Residents enjoy being within walking distance of many Chicago favorites, not to mention the views of the Chicago River and Lake Michigan. Three years ago, the average home here would have cost you $379,000. Now, that’s up to $618,500.
4. Irving Park
Up $254,000 (103.67 percent)
In the past three years, housing prices in the Irving Park neighborhood have doubled. The average sale price of $245,000 in 2016 has risen to $499,000. What’s responsible for this massive growth? Part of it has to do with the variety of housing options you’ll find. While there are still many affordable options in Irving Park, the neighborhood The Villa is on the National Register of Historic Places. The big, old homes in The Villa can have price tags into the millions. Irving Park is also seeing new development of high-end single-family homes, driving up the average price in the area.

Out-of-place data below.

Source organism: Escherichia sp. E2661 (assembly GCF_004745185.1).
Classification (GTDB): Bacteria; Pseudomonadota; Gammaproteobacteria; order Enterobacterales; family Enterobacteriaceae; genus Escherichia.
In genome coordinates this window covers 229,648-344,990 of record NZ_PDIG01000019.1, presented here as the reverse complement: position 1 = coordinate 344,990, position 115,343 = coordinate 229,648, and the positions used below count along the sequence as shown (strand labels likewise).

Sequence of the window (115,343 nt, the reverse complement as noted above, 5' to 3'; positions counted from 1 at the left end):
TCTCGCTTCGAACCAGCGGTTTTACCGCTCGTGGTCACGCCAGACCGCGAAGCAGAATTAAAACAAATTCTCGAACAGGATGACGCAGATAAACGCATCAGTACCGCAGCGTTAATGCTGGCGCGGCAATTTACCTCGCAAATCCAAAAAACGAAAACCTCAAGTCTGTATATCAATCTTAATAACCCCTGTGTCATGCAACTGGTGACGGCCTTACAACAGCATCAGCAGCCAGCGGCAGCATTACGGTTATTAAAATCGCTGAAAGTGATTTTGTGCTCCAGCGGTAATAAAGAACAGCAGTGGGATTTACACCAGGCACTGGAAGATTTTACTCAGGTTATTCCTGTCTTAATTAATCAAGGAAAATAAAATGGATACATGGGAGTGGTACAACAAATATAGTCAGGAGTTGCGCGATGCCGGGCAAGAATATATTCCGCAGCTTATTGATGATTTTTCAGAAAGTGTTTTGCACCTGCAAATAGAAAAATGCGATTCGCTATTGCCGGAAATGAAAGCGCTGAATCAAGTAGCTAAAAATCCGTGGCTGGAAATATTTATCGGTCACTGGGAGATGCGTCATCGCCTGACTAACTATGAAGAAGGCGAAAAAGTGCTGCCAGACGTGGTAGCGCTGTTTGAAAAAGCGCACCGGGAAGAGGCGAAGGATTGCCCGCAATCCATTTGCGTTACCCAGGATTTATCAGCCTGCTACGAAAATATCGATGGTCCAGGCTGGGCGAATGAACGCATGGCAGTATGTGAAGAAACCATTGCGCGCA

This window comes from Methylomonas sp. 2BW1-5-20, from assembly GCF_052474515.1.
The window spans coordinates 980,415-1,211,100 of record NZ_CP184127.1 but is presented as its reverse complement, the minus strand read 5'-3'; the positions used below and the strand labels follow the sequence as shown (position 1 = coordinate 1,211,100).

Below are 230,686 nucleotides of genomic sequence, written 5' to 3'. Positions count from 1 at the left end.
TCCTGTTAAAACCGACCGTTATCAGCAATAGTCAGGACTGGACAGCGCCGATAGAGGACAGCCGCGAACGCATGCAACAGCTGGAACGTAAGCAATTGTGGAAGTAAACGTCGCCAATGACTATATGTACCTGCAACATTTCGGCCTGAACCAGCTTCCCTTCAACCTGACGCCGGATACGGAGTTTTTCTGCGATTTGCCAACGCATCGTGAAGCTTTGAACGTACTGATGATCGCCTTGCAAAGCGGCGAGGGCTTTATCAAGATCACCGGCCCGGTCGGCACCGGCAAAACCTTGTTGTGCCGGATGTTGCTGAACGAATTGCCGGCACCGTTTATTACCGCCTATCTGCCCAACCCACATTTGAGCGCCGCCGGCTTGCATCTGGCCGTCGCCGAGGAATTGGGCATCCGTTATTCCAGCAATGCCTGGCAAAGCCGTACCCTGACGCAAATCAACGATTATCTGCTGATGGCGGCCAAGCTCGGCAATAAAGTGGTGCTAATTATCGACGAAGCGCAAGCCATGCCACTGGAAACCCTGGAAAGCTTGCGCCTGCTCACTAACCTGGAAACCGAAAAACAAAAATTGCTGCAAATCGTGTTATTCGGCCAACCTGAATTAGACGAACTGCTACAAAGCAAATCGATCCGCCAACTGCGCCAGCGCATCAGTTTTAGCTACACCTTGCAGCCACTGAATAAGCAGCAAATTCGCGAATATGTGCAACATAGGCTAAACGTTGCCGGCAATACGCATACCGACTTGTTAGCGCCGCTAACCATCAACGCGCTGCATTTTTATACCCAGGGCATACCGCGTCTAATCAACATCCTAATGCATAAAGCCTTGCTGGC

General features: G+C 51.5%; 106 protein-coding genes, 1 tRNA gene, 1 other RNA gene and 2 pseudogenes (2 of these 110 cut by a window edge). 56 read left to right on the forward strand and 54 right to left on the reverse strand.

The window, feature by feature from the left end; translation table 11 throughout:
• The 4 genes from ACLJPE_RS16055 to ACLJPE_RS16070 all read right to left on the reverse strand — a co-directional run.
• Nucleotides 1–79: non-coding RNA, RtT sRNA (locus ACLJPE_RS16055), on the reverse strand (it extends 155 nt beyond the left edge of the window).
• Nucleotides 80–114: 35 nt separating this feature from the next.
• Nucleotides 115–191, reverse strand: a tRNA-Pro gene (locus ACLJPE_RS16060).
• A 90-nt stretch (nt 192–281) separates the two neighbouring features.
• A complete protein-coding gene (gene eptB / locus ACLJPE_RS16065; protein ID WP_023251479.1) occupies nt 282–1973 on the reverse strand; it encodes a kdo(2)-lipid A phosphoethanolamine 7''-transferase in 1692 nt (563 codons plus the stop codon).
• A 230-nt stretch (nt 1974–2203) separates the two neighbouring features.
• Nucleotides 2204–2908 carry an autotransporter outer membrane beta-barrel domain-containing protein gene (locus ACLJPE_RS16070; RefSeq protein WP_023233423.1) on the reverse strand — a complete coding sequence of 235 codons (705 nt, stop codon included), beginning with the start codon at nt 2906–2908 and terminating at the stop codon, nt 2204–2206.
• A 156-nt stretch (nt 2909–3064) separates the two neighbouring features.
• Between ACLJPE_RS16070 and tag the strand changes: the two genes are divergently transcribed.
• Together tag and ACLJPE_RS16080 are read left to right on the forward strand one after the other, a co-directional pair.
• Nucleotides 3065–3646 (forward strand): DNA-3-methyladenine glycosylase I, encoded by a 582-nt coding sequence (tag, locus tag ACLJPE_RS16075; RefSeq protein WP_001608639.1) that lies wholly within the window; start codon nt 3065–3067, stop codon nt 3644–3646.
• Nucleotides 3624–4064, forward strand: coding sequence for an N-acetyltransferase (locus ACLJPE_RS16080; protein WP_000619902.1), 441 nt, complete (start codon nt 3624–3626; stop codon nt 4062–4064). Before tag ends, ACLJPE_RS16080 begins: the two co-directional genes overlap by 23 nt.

3. North Center
Up $317,500 (81.94 percent)
Topping Irving Park is its next door neighborhood, North Center. Housing prices averaged $387,500 in 2016. Today, the average home sale in North Center is $705,000. A walk through North Center will show you that this area has also seen a boom in the development of luxury single-family homes.
North Center has the benefit of not being as crowded as other North Side neighborhoods that are closer to the Loop, like Old Town or Lakeview, so there’s a bit more room if you’re looking for a single-family home without moving to the suburbs.
Up $337,000 (179.26 percent)
In a three year period, homes in McKinley Park have almost doubled in price. In 2016, the average home sale was a very reasonable $188,000. Now, the average sale is $525,000. McKinley Park is another neighborhood dominated by the single-family home.